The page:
She had managed to stay at home for most of her illness, fighting hard and long and sacrificing physical comfort so she could be with her husband and their dog. "I'm not afraid of pain" she'd say "as long as I have Will and Boomer, I can manage anything".
The decision to move her to a hospital room was made after many days of pain so severe that I cannot even comprehend it. The PO medication our service physician had prescribed for her wasn't even touching the pain she had, and the constant nausea and vomiting were making what life she had left an utter misery. We talked at length about what being admitted would mean. "But the visiting hours are SO restrictive, my Will won't be able to come and see me whenever he wants. Boomer will be here alone and he'll think I've forgotten him". Tears pooled in the corners of her eyes "it's bad enough that I have to leave him; I can't bear him thinking that I've rejected him".
"Miss Ellie" I said " Will can come and be with you as much as he likes. He can even sleep there....I'll talk to the ward nurses and we'll make sure that he's given as much time with you as he wants. And, if any of them complains or gives you a hard time about it, I'll personally go whup their nursey butts".
She tried to giggle, but the giggle morphed into a grimace as another wave of pain washed over her now emaciated body. I think that's the hardest part of watching someone die - seeing the physical changes that happen as a disease process takes it's toll on them. I can't imagine how it must feel to actually BE in the body that's being ravaged.
She knew that we couldn't arrange for Boomer, their Australian shepherd/Collie cross to come stay at the hospital with her, so she said her goodbye to him before the ambulance service came to transport her. It was incredibly emotional and I cried unashamedly as I watched her run her hands through his fur for what she knew would be the last time. "Be a good boy for Will, now. Remember he doesn't speak woofer-ese, so you can't just stand in front of the fridge and bark, you have to find some other way to let him know you want some ice. I won't ever be very far away, Boo...I'll be waiting for you when you come across that rainbow bridge"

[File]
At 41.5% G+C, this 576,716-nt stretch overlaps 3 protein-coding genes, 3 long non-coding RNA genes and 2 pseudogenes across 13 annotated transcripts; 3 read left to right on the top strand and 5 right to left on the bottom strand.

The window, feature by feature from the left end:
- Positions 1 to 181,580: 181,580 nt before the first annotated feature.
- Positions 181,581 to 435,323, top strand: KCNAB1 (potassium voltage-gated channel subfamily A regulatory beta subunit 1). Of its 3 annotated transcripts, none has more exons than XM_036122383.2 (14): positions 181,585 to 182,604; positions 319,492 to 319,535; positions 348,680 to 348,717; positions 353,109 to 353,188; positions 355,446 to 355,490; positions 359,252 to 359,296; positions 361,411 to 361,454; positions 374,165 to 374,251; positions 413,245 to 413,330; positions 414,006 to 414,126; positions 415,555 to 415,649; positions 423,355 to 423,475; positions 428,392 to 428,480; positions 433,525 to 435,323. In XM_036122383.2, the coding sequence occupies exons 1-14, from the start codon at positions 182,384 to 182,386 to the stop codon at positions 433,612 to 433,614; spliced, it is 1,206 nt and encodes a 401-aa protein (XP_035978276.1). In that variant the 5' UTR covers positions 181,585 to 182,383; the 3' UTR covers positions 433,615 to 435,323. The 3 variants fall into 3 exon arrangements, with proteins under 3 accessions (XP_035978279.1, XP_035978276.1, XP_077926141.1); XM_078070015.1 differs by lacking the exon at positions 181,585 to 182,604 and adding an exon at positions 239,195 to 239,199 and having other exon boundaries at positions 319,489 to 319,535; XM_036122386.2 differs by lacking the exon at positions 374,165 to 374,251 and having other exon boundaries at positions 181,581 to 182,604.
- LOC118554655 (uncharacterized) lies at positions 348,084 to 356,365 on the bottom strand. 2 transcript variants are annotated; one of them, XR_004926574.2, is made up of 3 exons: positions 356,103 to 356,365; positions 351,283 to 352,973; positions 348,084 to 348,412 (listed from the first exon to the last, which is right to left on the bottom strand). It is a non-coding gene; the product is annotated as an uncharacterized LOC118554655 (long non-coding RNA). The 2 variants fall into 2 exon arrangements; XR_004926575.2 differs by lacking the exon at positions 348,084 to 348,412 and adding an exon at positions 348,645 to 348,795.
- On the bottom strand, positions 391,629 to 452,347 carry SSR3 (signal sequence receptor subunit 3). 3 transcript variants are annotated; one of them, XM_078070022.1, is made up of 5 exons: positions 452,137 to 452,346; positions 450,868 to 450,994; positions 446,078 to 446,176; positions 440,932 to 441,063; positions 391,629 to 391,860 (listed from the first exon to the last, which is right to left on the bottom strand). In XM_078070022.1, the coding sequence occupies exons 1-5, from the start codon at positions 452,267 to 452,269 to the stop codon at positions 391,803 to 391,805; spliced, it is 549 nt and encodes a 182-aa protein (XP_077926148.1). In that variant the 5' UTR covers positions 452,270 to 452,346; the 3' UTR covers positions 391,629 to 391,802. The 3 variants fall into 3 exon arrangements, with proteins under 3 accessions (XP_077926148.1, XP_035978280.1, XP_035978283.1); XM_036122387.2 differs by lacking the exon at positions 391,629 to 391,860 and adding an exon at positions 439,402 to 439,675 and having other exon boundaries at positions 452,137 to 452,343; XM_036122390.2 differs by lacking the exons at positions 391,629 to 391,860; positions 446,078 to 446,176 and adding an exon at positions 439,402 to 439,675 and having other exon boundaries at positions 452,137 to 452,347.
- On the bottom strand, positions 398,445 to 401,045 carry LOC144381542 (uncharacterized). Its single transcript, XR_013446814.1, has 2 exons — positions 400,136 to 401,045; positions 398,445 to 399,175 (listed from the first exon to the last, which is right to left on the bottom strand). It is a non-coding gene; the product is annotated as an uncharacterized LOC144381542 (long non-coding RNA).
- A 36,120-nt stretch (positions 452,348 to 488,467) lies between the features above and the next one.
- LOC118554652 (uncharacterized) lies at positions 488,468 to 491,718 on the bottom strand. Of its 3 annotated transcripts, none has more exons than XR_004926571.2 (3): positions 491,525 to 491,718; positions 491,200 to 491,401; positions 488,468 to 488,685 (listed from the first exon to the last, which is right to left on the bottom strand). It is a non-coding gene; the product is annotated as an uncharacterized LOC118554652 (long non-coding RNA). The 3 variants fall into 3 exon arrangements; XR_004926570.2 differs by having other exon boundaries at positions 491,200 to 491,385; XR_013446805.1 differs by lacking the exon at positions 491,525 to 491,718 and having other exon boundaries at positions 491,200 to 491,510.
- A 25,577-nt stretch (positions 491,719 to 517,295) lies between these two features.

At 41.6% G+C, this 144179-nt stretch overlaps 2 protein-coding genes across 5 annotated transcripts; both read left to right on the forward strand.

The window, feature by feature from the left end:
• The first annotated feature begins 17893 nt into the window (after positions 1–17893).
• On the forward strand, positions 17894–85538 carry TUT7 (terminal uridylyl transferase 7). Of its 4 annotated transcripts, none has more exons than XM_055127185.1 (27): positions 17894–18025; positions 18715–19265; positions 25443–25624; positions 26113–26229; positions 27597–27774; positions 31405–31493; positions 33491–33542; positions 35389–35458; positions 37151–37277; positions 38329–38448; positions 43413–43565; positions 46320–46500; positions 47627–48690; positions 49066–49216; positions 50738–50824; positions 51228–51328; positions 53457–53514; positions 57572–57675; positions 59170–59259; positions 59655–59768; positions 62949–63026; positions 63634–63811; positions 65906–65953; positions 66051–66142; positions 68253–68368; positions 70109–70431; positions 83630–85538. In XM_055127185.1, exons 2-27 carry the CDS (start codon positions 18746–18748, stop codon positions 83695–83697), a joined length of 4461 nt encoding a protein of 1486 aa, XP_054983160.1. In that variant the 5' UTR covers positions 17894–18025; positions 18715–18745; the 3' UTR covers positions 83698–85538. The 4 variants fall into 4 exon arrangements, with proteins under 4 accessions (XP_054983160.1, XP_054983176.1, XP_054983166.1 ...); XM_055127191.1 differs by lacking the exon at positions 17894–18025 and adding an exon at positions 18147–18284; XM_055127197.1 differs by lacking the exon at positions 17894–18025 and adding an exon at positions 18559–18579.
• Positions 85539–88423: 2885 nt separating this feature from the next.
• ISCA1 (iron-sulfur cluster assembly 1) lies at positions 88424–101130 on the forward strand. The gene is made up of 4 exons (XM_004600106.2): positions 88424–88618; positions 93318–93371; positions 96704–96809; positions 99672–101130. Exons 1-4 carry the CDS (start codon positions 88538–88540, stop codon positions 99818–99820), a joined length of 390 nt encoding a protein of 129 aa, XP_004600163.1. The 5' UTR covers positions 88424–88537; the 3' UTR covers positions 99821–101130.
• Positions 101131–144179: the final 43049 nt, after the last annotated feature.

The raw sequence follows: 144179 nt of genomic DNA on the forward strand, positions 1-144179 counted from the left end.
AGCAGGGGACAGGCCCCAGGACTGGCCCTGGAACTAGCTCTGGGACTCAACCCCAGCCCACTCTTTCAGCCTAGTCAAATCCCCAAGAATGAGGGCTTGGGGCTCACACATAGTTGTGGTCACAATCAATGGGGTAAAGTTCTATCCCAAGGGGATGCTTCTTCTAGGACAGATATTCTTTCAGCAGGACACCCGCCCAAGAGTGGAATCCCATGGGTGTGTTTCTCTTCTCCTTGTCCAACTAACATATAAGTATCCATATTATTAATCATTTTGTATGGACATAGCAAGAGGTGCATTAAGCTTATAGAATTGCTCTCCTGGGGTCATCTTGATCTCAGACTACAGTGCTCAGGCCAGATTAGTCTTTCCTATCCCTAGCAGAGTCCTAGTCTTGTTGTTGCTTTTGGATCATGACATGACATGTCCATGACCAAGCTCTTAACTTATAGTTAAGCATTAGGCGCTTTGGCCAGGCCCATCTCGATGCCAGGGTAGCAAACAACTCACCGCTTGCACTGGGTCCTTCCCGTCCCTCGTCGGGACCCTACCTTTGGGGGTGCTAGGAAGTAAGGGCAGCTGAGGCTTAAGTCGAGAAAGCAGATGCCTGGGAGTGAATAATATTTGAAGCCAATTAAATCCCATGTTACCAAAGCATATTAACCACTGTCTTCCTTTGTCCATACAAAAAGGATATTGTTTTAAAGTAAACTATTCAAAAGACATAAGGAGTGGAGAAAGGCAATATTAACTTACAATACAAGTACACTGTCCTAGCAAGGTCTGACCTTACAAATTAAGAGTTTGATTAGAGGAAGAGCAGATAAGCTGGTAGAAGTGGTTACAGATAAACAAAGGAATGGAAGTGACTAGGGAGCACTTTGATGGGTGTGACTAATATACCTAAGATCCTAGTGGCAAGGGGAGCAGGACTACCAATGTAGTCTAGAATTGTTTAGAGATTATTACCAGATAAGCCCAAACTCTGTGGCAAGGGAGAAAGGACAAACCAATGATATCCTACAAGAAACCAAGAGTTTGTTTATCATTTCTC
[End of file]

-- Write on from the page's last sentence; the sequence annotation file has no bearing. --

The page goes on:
When the ambulance arrived I was relieved to see a familiar face in the passenger seat. "This is Johnny, Miss Ellie. I know him from EMT class and I know he's a really good guy. He'll look after you just fine" I met Johnny's glance across the stretcher. He had a smile pasted on his mouth, but his eyes told a different story....much like mine did, I suppose. "I'll meet you at the hospital, ok? I'll probably get there before you, so I'll go sort out your room and try to get things squared away the way you like them".
Will and I drove to the hospital in my car. He was younger than Miss Ellie, and I had always thought that they were somewhat of an odd couple: she was very well educated and liked to read classic literature, he had worked a menial job and, in his retirement, had developed a passion for game shows. He sat in the passenger seat silently, wringing his hands the entire 20 minute journey. As we were pulling into the hospital parking lot, he looked at me and said "this is it, isn't it NM? She aint comin' home, is she? I'm-a hafta say goodbye to my girl before too long here...."
I was quiet for a moment - I was trying to find the most appropriate words to tell this man that yes, this was the end for his wife and no, she probably wouldn't be coming home again. As eloquent and verbose as I usually am, this time my vocabulary failed me.
"I'm so sorry, Will. I don't think she'll be coming home again...."
" I failed her! I done let her down! She made me promise to make sure she died at home, and I can't make that happen! The one time she needed me, and I let her down....." and he started to sob.
The only thing I could think to do was to park the car and hold him as he cried.